The cover to my third novel, The Girls’ Global Guide to Guys, is cute and does get the tone right. The book is about two girlfriends backpacking through Europe. The cover my publisher created has a woman wearing high heels and a flouncy skirt, and she’s carrying a tote bag. Have you ever back-packed great distances or known someone who has? If so, than you know no heels were worn and no adorable tote bags were toted because it’s rugged and challenging and hence called “backpacking,” not “tote-bagging with one mint and a single change of thong.” At least readers know from the cover that Girls’ Guide will be a fun book, and it’s not a how-to guide for backpacking through Europe.

A plus-side of being self-published is that you can be sure that your cover reflects both the tone and the plot of your book. However, getting a cover as a self-published author isn’t necessarily all rainbows. Having original artwork created for you can be a big investment, or combing through stock photography can be time-consuming and frustrating. As writers, we want to spend our available hours, you know, writing, not whiling away in a Photoshop time-suck. I looked in to self-publishing, and the process made me appreciate the challenges my publisher went through to try to communicate that I write humor, although some of my books are deal with more serious issues than others. (Although there is no excuse to have a construction worker represent a book about six people trying to make it as improv comedians/actors/performers. Seriously.)

With hybrid presses, I’ve heard from author friends that it’s the luck of the draw. You have an editor and publicist who are more your teammates than your directors, so they’re often more open to input. But most indie or hybrid presses tend to have a “look” to their whole imprint, so study the covers on their website and decide if it’s a match for your work, and ask a lot of questions before signing the dotted line.

If you do find success with a traditional publishing house, kudos! Know in advance however, that, at least at the larger houses, you won’t get much say in your cover or blurb on the back and, while your publishing house might ask for input on what you might like for the title, odds are, they ultimately don’t care much what you think. There are many stories I’ve heard of authors doing well self-publishing (sometimes while also writing for traditional publishing houses) and many cover artists charge reasonable prices, so this is a definite consideration.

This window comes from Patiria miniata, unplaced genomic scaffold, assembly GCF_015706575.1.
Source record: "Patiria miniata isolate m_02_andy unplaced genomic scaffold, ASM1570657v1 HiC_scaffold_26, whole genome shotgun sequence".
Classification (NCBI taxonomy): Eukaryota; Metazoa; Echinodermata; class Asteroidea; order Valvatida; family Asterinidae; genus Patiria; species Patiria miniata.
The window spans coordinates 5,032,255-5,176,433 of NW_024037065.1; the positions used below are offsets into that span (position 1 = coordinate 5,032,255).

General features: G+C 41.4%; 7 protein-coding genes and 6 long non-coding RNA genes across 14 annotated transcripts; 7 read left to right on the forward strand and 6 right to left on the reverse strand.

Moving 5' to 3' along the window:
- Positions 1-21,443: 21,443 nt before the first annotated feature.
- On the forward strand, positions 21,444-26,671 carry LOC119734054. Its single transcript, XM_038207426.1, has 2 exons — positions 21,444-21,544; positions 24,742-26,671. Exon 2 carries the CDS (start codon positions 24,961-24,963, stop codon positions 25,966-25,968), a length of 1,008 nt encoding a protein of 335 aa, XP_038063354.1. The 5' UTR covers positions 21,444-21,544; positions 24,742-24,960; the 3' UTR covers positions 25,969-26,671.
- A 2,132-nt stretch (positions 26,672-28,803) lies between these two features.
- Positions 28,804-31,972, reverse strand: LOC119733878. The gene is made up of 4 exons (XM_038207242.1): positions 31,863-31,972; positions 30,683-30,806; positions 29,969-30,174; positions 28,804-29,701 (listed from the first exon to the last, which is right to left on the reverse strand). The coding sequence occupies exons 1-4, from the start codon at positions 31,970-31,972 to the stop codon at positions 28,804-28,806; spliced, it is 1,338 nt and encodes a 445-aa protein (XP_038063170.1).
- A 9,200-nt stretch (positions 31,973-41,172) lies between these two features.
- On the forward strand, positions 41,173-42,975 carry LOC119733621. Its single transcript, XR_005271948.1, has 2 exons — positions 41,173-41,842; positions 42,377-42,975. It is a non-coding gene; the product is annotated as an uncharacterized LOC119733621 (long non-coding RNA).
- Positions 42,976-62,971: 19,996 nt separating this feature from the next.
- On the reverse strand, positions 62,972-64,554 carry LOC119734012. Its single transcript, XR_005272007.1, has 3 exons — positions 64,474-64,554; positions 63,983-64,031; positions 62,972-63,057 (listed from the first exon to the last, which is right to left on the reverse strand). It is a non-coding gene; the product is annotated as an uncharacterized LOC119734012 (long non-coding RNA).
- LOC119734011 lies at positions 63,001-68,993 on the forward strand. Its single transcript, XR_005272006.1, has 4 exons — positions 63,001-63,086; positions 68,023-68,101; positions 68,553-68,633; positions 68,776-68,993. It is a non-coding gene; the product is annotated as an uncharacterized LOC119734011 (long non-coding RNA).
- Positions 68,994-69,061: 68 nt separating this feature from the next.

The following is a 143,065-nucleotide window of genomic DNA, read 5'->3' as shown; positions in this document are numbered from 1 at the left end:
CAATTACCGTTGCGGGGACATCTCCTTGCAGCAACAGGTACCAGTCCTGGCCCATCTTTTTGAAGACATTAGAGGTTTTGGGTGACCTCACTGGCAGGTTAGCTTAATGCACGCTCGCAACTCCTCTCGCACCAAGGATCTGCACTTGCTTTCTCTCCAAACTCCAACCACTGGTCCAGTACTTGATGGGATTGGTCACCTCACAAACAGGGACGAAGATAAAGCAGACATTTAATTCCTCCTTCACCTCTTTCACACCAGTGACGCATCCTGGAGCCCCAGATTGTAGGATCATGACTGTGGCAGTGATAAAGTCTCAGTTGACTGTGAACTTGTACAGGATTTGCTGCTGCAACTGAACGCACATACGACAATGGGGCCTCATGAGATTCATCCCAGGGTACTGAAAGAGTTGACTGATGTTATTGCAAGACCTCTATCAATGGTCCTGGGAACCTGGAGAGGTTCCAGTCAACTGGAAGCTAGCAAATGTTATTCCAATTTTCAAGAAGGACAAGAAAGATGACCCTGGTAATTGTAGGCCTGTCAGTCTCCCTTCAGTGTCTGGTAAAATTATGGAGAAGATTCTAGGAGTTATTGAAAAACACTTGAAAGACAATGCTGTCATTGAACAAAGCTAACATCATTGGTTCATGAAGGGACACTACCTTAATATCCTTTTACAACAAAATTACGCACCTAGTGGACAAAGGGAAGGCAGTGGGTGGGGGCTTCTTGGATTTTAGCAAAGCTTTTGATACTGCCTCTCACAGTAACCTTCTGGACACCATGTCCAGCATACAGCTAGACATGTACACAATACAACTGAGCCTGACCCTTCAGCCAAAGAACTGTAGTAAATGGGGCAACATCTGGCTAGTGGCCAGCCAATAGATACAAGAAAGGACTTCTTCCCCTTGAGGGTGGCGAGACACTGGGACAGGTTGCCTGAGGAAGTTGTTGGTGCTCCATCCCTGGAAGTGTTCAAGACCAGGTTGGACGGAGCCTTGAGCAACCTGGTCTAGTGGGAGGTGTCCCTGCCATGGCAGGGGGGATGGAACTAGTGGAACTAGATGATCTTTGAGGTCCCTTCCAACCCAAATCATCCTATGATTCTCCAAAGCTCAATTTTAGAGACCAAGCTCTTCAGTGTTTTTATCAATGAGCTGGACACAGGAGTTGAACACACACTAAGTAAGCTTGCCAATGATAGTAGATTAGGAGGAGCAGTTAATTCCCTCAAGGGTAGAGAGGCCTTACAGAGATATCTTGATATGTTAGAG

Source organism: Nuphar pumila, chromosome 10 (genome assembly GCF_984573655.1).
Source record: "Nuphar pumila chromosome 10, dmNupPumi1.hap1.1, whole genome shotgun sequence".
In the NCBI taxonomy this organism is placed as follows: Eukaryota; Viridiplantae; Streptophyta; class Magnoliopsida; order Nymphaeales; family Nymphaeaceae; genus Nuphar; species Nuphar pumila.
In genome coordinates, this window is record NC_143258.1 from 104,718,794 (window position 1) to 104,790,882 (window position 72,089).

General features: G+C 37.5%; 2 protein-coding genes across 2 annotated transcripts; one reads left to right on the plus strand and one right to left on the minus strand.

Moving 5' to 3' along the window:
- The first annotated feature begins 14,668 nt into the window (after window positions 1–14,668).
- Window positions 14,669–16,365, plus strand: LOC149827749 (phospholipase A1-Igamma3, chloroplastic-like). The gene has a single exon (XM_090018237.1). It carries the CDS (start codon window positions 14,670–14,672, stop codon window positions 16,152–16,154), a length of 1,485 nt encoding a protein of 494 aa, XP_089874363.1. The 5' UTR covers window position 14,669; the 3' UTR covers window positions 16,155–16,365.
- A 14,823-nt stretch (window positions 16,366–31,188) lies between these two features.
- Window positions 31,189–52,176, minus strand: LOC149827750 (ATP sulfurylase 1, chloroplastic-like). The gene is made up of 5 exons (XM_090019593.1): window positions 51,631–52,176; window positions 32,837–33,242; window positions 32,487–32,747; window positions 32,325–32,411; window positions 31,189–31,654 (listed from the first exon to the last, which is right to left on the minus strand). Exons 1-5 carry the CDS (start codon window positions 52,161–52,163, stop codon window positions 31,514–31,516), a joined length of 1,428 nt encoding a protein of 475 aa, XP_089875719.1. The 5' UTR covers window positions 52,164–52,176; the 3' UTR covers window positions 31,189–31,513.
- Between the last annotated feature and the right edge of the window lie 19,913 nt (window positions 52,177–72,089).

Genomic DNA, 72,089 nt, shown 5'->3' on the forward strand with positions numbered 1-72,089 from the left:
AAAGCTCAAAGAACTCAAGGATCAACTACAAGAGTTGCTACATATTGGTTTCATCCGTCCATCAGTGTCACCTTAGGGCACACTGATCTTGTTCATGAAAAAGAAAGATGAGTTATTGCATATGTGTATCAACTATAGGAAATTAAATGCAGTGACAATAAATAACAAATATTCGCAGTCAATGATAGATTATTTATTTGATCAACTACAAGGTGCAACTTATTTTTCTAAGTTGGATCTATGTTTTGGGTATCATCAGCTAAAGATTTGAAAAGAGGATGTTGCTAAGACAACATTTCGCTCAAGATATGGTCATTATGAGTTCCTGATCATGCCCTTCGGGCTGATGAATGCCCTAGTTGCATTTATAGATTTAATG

Whether you land a big publisher, go with an indie publisher, or do it entirely on your own terms, CONGRATS! You are doing it. Just go into this next stage of publishing and marketing knowing the right questions to ask, what to expect, and what is going to feel right for you. Of course, then, if you do get the cover of your dreams and still get negative reviews, you’ll know it’s either because that reader just didn’t connect with your writing . . . or that you suck. (Or maybe you just need to do more polishing on your work and hit some more critique groups to get feedback for how to improve.)

In any case, happy writing!


Theresa Alan became a bestselling author with her first novel, Who You Know (2003), and her novella Santa Unwrapped was in the New York Times bestseller Jingle All the Way (2004). She is the author of six additional Kensington novels, including Spur of the Moment, The Girls’ Global Guide to Guys, Girls Who Gossip, Getting Married, Spa Vacation, and The Dangers of Mistletoe. Her work has also appeared in the anthologies I Shaved My Legs for This?! and Sex and the Single Witch. Theresa was named the Colorado Romance Writer of the Year in 2004.

A graduate of the University of Iowa and the University of Colorado at Boulder, Theresa lives in Denver, Colorado.

You may connect with her on Twitter @Theresa_Author or on Facebook



Trust is Earned in the Details … by Tracy Brisendine

Tracy BrisendineI have a confession, but it’s not that juicy of one. I won’t be sharing any of those until the statute of limitations expires. But…I have anger issues.

I have thrown books, slammed the cover shut on my Kindle, and cussed so profusely that it alarmed the dog. I once boycotted an entire genre for over a year because I was so fed up.

So what makes me so frustrated and angry? Authors who don’t research or only do it half-way.

Nothing ruins my trust as a reader faster than a faulty action scene, inaccurate firearm portrayal, careless crime scene processing, or shoddy police procedure (unless your character is a dirty cop then by means cut those corners, plant evidence, and line their pockets with the bank heist money).